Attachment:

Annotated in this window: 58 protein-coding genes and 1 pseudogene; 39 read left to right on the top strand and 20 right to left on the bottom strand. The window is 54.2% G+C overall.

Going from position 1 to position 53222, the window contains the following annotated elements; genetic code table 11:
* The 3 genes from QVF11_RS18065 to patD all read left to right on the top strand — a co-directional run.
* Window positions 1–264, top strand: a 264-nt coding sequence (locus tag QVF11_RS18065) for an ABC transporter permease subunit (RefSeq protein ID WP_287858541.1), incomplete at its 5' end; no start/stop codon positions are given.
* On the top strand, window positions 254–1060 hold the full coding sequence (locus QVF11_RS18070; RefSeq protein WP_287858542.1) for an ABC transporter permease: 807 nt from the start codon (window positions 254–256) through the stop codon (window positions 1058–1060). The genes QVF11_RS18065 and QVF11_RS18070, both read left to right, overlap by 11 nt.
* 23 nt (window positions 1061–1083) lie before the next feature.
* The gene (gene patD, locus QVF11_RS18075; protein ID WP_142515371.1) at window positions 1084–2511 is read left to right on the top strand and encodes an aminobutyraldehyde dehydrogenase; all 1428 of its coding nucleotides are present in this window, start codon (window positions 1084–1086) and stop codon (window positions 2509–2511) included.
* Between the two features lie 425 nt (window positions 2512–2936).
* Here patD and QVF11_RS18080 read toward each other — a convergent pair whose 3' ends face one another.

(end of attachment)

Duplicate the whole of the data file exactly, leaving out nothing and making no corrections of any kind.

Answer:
Annotated in this window: 58 protein-coding genes and 1 pseudogene; 39 read left to right on the top strand and 20 right to left on the bottom strand. The window is 54.2% G+C overall.

Going from position 1 to position 53222, the window contains the following annotated elements; genetic code table 11:
* The 3 genes from QVF11_RS18065 to patD all read left to right on the top strand — a co-directional run.
* Window positions 1–264, top strand: a 264-nt coding sequence (locus tag QVF11_RS18065) for an ABC transporter permease subunit (RefSeq protein ID WP_287858541.1), incomplete at its 5' end; no start/stop codon positions are given.
* On the top strand, window positions 254–1060 hold the full coding sequence (locus QVF11_RS18070; RefSeq protein WP_287858542.1) for an ABC transporter permease: 807 nt from the start codon (window positions 254–256) through the stop codon (window positions 1058–1060). The genes QVF11_RS18065 and QVF11_RS18070, both read left to right, overlap by 11 nt.
* 23 nt (window positions 1061–1083) lie before the next feature.
* The gene (gene patD, locus QVF11_RS18075; protein ID WP_142515371.1) at window positions 1084–2511 is read left to right on the top strand and encodes an aminobutyraldehyde dehydrogenase; all 1428 of its coding nucleotides are present in this window, start codon (window positions 1084–1086) and stop codon (window positions 2509–2511) included.
* Between the two features lie 425 nt (window positions 2512–2936).
* Here patD and QVF11_RS18080 read toward each other — a convergent pair whose 3' ends face one another.